(The first first step is to choose a consistent way of pluralising ‘syllabus’.)

I hope to post more on this process as each syllabus develops, but today’s post is about a discussion about language I won’t be able to have with my students because, between us, we won’t have a common language to access the material.

I’m going to be teaching these courses at a school of eastern European area studies, meaning that students will be applying the theory I teach about to eastern European case studies and the staff who teach them will all have research interests in eastern Europe. That includes me, one of many people there with research interests in the successor states of Yugoslavia.

The most controversial book on nationalism in former Yugoslavia to have been published in the last few years is Jezik i nacionalizam (Language and Nationalism) by Snježana Kordić, a linguist from Croatia who works in Germany. Kordić had received a grant from the Croatian Ministry of Culture supporting the publication. When it appeared, the director of the Croatian Cultural Council laid a complaint against the Ministry for financing the book:

‘[The complaint] states that the book ‘Jezik i nacionalizam’ is directed against Croatian culture, Croatian cultural identity and the Croatian language, and that it therefore should not have been financed from the state budget of the Republic of Croatia (RH). The book compares the contemporary democratic Croatian state with Nazi Germany, contradicts the RH constitution in the section about official usage of the Croatian language, and denies the right of the Croat people to call their language by their own popular name.’

Kordić is aiming to show that the policy to define or redefine the ‘Serbo-Croatian’ language as ‘Croatian’ after Croatia became independent from Yugoslavia was linguistically unjustified. Instead, she argues that the development of linguistic standards that drew Croatian ever further away from Serbian after 1991 was a deliberate effort to differentiate Croats from the group who became the national enemy, the Serbs.

Her case is that Serbian, Croatian, Bosnian and Montenegrin are still so mutually intelligible they’re not separate languages at all. Linguists recognise the idea of polycentric languages – languages spoken by several nations or states, which may even have more than one national body codifying them. We talk about speakers of ‘English’, not speakers of ‘American’, ‘Australian’, ‘Indian’ and ‘Canadian’ – even though, if the right disposition existed in one of those countries’ politics and academia, it’s always possible that one day we might be asked to do just that.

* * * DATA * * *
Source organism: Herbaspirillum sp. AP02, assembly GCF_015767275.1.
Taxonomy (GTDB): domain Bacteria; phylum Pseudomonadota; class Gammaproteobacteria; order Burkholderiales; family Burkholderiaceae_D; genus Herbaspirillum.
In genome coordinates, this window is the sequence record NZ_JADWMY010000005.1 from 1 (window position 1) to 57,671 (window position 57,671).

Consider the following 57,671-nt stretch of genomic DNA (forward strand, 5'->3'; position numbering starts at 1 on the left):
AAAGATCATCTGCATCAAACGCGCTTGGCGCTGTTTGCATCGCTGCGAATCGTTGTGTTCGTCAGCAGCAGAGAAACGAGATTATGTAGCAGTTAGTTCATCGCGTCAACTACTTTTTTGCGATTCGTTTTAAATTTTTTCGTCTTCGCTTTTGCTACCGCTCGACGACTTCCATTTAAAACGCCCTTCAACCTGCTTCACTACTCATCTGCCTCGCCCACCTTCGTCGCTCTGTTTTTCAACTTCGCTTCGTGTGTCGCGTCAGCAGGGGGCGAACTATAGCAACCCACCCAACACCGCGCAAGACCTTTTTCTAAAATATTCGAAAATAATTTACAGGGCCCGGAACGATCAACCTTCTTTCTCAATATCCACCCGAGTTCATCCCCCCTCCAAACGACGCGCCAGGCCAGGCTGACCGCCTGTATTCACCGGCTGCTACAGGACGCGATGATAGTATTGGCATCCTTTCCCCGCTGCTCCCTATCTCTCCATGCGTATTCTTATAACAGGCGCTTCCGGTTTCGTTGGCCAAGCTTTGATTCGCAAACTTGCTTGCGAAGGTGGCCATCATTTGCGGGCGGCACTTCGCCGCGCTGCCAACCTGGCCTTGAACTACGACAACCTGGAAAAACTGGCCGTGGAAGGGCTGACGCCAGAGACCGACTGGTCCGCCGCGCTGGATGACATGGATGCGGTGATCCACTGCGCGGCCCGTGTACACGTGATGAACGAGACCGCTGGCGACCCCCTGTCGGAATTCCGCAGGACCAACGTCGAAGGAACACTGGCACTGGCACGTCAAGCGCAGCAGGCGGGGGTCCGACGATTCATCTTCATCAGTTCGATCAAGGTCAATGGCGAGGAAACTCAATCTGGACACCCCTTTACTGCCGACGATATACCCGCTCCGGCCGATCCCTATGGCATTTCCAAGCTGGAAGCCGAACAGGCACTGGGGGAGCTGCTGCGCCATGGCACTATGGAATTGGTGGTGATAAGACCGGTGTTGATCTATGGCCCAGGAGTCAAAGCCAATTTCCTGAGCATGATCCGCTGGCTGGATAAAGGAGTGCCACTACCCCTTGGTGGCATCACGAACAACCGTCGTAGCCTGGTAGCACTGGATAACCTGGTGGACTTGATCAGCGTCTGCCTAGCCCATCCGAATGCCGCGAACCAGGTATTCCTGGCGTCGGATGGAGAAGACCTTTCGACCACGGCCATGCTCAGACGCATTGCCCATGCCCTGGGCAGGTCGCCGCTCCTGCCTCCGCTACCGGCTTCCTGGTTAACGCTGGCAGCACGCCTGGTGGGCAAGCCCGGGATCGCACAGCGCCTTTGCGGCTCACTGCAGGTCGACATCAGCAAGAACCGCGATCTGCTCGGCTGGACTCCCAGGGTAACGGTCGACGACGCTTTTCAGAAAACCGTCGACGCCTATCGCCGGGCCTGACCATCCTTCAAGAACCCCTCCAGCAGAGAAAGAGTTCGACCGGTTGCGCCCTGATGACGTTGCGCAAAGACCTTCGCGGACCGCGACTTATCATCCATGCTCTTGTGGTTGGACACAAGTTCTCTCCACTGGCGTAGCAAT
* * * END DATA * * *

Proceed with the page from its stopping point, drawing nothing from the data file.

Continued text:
By this point, Kordić has already compared the linguistic purists of 1990s Croatia with Nazi German language policy on the very first page.

There’s a lot of detail about how the literary standard for Serbo-Croatian was brought together in the mid-19th century, how ‘the Croatian language’ didn’t always mean the language of a nation-state, and how contingent the whole process was, which draws on the same constructivist theorists of nationalism that my students are going to be reading.

(In summary: the Croatians who standardised their language in the 19th century agreed to base it on the štokavian dialect, not the kajkavian dialect spoken around Zagreb, because štokavian would make it easy to communicate with speakers in Bosnia, Herzegovina and Serbia.)

Not so much drawing on the perennialist theorists of nationalism that my students are also going to be reading, which would argue that nations do pre-date the modernisation of the state, but then that’s something we could discuss. That is, if we could all read it.

Even if my students never intend to study Croatia (and most of them won’t), I’d like them to be able to understand how this book has been received and why. Studying language and writing about it with academic authority has consequences in the real world – that ‘impact’ that we’re now supposed to identify in every research funding proposal. And they may not be the consequences that researchers like.

But Kordić, like many of the German-speaking linguists she cites, rarely publishes in English. Her bibliography contains three titles in Croatian, three titles in German, and a short English-language descriptive grammar of Serbo-Croatian published in 1997. Her articles and reviews are usually in German or Croatian, with a few in French, and the critical responses to her book – like this article by Mario Grčević, who systematically takes issue with her use of sources and descriptions of prominent Croatian linguists – are, of course, in the language of the public and scientific community they’re addressing.

So, as a class group in a UK university, we’re stuck, until or unless there’s an English translation of the book, or a research article comes out on the controversy in a few years. It ought to be translated, and ten or twelve years ago when ‘the Balkans’ had a cachet to academic publishers that they don’t today, maybe it’s more likely that it would have been.

Last year I designed a module on the breakup of Yugoslavia. Its ghost syllabus – the one I’d use if everyone’s head contained a babelfish, including mine – contains books on the visual culture of the Croatian state at war and cultural practices of resisting nationalism in Belgrade and Zagreb that I’ve never been able to use with undergraduates because they never had an English translation, only a summary article, maybe.

Some of the translation gap lies in my own shortcomings as an instructor. Decades ago, acquiring a reading knowledge of German would just have been part of getting socialised into the identity of ‘serious academic’ in the UK. I could have followed up Kordić’s references in German to inform my lectures; and I could have assigned her German-language texts, confident that postgraduates would have been able to digest them.

Given the multinational student profile at my institution, there’s a good chance many of them are able to operate in German and English, but that won’t help me if I teach similar courses elsewhere, or when I revive the Yugoslav wars course next semester with a group of predominantly British undergraduates.

Back to the syllabus mines, for now.